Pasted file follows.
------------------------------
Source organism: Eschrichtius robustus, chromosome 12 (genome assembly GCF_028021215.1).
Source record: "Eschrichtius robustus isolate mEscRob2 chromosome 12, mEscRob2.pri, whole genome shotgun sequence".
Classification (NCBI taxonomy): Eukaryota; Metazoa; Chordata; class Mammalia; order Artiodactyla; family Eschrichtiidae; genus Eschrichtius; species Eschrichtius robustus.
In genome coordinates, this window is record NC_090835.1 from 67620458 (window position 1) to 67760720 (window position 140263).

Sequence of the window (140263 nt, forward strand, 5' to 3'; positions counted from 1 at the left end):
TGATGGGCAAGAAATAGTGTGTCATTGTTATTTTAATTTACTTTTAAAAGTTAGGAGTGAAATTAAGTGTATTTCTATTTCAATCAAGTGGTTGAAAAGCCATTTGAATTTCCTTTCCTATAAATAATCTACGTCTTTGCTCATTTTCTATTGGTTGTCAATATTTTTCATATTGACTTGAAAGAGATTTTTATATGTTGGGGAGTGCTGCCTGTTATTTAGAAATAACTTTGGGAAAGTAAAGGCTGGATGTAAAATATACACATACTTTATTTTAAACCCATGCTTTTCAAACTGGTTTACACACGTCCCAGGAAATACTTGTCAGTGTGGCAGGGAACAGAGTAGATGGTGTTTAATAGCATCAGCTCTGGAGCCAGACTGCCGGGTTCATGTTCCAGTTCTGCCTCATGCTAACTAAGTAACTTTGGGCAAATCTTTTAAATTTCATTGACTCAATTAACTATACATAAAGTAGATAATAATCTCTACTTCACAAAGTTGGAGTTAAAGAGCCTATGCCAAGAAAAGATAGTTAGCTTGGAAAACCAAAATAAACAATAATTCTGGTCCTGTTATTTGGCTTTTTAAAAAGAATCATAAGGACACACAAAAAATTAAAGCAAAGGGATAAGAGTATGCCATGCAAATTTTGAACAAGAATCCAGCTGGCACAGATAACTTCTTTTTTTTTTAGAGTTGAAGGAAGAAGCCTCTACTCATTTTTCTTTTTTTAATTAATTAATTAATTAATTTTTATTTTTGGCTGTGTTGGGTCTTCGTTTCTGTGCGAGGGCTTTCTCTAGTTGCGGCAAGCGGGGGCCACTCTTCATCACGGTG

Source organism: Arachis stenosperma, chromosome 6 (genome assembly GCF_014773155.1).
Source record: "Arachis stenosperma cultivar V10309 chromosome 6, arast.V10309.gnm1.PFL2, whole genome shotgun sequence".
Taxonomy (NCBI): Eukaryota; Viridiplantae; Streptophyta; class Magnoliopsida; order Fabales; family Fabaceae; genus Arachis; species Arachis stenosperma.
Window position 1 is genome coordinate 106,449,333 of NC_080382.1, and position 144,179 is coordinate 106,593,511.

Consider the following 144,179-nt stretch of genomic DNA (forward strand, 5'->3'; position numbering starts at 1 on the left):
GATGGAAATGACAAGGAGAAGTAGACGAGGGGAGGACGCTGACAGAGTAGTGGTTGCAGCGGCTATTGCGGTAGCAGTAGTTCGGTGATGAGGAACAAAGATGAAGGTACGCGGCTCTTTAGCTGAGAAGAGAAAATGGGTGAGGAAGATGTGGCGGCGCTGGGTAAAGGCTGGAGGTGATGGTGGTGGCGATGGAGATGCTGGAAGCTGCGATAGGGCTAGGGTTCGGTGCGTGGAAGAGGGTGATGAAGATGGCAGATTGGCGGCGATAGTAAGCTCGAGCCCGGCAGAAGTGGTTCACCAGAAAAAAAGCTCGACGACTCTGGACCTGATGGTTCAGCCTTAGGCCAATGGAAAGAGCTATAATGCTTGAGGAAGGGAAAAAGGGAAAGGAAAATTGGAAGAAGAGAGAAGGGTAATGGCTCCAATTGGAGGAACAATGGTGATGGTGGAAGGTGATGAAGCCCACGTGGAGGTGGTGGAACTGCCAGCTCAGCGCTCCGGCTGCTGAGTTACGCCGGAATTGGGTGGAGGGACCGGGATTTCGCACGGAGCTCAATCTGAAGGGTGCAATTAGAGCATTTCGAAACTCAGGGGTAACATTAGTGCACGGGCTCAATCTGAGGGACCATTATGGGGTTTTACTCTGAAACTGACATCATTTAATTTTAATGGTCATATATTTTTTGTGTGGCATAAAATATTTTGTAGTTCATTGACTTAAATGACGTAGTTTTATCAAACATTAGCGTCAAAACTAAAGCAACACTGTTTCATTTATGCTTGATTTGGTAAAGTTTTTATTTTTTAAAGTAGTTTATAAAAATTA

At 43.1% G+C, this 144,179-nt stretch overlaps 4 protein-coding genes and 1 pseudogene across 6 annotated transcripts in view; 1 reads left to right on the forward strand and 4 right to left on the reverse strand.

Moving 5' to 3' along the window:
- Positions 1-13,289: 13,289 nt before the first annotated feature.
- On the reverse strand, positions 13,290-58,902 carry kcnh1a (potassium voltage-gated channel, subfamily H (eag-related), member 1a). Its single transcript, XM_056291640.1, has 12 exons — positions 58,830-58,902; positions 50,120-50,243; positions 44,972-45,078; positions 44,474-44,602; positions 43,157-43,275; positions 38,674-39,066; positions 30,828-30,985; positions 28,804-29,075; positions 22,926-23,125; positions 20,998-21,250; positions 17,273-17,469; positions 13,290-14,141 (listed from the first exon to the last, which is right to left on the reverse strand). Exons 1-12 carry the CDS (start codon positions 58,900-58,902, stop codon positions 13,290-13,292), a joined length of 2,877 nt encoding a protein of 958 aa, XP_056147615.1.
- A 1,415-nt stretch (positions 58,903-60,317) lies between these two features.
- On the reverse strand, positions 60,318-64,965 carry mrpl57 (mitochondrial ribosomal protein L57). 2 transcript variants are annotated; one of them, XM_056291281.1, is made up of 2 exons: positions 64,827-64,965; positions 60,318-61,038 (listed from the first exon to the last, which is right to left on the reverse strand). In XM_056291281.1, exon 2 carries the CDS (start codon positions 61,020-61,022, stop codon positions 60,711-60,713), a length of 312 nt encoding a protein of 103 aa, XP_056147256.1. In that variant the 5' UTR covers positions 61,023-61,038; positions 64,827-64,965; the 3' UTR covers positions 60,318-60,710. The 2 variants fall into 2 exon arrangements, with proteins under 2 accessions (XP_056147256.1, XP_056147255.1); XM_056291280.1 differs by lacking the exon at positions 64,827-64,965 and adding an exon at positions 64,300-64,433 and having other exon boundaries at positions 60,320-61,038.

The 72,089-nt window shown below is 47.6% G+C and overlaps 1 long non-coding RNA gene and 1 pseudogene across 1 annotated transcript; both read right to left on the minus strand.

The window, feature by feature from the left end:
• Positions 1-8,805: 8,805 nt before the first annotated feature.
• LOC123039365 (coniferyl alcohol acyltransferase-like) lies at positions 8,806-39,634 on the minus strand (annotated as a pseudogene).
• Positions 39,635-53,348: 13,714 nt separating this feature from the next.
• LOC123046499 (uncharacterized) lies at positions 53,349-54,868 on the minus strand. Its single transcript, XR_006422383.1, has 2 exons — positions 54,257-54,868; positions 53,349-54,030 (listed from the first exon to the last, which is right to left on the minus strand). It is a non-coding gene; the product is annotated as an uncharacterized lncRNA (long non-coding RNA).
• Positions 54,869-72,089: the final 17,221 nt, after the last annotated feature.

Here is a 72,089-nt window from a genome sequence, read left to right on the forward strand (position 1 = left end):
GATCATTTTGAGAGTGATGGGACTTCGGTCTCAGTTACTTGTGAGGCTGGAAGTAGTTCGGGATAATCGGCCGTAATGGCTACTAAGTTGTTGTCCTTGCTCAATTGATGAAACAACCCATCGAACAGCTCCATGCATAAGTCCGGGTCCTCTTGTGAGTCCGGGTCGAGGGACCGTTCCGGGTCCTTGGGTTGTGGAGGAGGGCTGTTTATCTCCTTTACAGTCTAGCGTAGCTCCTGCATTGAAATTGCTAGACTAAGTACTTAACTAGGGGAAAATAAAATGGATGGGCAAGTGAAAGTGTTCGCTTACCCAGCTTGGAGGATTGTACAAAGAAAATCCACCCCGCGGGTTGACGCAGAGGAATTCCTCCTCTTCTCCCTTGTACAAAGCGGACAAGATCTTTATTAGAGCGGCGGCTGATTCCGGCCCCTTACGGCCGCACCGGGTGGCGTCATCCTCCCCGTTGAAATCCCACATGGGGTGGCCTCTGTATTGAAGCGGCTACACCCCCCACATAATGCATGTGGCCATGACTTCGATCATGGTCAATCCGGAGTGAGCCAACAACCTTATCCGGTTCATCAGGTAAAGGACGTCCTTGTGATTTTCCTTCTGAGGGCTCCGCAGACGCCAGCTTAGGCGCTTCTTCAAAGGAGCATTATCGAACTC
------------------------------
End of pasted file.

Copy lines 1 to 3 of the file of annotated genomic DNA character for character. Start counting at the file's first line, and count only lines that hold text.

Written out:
Source organism: Eschrichtius robustus, chromosome 12 (genome assembly GCF_028021215.1).
Source record: "Eschrichtius robustus isolate mEscRob2 chromosome 12, mEscRob2.pri, whole genome shotgun sequence".
Classification (NCBI taxonomy): Eukaryota; Metazoa; Chordata; class Mammalia; order Artiodactyla; family Eschrichtiidae; genus Eschrichtius; species Eschrichtius robustus.